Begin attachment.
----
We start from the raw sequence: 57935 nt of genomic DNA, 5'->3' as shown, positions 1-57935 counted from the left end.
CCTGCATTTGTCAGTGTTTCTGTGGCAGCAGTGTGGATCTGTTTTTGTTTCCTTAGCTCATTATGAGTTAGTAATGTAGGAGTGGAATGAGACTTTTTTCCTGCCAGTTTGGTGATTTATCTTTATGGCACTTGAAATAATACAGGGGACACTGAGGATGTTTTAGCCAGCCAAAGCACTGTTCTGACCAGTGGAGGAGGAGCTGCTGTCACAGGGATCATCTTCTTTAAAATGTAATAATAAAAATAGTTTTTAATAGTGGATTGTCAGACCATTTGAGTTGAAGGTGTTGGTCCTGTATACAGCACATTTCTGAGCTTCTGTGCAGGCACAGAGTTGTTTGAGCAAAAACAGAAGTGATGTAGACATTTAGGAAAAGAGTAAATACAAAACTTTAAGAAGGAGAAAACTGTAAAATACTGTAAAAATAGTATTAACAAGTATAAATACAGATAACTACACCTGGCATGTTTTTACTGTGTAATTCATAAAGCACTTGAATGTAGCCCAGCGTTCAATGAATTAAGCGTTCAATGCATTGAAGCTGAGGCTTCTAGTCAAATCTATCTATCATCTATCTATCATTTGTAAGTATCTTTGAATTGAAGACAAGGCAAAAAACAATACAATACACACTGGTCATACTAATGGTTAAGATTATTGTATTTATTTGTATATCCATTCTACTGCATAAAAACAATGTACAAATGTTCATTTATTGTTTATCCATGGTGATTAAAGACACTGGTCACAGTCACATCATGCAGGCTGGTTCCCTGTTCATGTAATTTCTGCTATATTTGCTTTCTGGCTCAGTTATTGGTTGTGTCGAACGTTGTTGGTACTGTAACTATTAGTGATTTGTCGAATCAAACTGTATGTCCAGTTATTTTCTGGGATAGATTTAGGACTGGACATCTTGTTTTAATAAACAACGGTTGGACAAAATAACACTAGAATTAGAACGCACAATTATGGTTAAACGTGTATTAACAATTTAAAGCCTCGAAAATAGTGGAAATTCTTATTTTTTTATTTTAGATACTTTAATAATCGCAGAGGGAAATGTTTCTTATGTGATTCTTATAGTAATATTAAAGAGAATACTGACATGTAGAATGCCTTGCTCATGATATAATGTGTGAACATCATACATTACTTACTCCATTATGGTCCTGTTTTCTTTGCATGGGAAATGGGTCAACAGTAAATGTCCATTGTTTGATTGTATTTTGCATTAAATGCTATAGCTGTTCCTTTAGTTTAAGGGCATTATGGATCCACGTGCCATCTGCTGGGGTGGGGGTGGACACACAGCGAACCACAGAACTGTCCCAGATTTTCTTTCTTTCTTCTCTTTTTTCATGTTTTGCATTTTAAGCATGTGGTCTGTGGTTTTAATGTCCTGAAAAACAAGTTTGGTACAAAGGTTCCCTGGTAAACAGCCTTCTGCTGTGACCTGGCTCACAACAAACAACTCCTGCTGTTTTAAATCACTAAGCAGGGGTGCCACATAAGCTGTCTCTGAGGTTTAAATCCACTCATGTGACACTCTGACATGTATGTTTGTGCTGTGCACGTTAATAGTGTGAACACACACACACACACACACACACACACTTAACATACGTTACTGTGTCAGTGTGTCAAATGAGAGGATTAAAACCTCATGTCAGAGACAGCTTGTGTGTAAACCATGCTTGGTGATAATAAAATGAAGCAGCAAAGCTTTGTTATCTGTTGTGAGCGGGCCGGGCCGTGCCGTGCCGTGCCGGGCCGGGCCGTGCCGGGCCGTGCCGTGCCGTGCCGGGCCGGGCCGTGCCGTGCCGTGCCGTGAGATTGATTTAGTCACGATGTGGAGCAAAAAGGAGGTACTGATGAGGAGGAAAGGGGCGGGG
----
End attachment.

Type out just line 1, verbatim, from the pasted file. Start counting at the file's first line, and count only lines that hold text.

We start from the raw sequence: 57935 nt of genomic DNA, 5'->3' as shown, positions 1-57935 counted from the left end.